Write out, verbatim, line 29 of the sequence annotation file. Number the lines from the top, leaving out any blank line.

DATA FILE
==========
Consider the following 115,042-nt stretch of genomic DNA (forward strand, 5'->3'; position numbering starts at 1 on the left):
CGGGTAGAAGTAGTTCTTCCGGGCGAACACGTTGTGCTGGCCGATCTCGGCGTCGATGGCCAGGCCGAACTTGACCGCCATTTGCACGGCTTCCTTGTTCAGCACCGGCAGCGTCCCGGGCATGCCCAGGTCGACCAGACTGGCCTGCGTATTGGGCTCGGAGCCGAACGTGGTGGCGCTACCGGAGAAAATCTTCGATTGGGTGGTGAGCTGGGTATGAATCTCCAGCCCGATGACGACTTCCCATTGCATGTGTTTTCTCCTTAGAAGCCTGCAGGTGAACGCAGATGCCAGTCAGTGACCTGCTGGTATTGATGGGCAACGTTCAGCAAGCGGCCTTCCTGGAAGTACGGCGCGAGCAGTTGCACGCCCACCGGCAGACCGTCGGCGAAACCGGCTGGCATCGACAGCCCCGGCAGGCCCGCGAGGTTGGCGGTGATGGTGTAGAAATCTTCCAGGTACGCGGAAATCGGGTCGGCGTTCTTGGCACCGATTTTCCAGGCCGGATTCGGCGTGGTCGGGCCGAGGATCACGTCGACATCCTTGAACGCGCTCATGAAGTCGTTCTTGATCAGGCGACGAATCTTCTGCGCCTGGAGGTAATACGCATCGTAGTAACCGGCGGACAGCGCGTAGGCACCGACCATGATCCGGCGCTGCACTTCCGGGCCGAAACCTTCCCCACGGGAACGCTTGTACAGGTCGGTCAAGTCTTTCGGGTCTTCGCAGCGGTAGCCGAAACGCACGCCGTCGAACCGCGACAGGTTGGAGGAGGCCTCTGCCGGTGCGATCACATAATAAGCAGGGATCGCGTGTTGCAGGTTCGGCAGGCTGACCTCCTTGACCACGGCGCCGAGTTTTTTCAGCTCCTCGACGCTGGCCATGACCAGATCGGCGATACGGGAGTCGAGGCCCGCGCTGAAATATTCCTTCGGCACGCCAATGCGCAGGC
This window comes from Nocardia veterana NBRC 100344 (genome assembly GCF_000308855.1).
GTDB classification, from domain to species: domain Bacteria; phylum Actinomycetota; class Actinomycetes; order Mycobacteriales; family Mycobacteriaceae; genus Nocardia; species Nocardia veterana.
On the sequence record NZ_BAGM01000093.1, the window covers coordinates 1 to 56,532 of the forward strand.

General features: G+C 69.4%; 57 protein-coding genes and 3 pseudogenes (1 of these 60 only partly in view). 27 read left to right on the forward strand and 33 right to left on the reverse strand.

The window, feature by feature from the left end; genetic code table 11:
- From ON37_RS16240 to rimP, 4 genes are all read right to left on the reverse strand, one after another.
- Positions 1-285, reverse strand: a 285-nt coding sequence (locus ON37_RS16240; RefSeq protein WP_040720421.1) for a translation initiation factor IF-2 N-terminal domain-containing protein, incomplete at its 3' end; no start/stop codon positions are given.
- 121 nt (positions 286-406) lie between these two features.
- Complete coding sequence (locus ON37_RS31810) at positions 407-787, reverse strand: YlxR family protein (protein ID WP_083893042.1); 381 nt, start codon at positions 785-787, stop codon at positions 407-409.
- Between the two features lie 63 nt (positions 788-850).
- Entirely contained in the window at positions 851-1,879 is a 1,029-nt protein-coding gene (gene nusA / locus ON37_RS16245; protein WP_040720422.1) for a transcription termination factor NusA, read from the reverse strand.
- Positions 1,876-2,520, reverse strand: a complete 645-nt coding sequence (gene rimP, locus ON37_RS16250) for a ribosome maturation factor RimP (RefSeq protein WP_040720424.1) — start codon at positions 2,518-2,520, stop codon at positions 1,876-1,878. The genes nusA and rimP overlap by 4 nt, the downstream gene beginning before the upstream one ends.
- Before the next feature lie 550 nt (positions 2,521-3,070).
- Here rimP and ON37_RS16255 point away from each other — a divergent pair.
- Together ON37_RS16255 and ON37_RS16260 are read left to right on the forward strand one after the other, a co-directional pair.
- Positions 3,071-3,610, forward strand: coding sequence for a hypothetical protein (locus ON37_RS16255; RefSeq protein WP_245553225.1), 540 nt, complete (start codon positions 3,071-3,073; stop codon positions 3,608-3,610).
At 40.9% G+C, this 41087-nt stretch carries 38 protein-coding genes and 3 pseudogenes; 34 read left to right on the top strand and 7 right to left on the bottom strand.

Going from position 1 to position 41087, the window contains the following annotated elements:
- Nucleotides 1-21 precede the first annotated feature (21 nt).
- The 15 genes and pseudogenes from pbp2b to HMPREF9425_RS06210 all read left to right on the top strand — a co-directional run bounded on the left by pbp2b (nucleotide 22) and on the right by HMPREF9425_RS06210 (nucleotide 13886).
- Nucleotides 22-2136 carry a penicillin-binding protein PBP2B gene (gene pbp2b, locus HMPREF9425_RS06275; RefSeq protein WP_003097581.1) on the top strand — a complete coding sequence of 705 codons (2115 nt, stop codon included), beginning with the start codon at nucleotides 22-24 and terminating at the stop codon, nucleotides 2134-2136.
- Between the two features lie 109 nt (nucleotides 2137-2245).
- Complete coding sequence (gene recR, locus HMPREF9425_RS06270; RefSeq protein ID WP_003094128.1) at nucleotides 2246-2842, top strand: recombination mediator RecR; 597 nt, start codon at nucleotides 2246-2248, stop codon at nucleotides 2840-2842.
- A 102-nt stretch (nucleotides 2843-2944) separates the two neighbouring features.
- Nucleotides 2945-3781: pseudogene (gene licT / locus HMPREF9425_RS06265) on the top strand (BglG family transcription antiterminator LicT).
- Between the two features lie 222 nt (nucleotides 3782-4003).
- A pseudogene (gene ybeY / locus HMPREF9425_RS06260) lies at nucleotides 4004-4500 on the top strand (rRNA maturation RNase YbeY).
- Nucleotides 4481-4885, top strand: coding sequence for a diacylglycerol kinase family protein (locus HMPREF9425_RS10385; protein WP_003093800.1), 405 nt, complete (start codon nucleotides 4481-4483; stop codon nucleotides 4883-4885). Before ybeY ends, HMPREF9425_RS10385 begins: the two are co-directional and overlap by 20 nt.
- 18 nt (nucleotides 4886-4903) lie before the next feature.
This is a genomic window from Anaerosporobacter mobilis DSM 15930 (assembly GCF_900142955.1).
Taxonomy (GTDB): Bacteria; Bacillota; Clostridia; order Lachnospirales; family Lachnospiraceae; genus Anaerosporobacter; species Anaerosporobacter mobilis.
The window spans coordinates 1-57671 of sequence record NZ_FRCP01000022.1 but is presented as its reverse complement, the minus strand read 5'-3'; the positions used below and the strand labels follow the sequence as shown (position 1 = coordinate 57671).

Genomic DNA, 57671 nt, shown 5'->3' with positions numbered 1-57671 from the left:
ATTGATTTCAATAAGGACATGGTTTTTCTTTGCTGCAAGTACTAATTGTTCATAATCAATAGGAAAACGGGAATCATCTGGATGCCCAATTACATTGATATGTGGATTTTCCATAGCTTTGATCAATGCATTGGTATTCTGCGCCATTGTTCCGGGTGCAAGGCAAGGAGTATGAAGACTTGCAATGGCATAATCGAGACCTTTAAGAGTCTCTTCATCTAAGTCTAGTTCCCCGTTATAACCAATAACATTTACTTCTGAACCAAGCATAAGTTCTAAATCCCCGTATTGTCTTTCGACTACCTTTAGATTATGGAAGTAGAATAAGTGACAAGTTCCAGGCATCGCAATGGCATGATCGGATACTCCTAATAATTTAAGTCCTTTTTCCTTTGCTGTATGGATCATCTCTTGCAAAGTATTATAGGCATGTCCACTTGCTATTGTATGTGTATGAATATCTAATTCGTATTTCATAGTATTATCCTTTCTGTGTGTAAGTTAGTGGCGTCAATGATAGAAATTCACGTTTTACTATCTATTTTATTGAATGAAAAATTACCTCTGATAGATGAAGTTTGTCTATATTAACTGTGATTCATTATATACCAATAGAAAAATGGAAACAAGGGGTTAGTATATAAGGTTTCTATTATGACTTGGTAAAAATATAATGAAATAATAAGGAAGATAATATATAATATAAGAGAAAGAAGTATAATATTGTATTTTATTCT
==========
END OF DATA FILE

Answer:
- A pseudogene (gene ybeY / locus HMPREF9425_RS06260) lies at nucleotides 4004-4500 on the top strand (rRNA maturation RNase YbeY).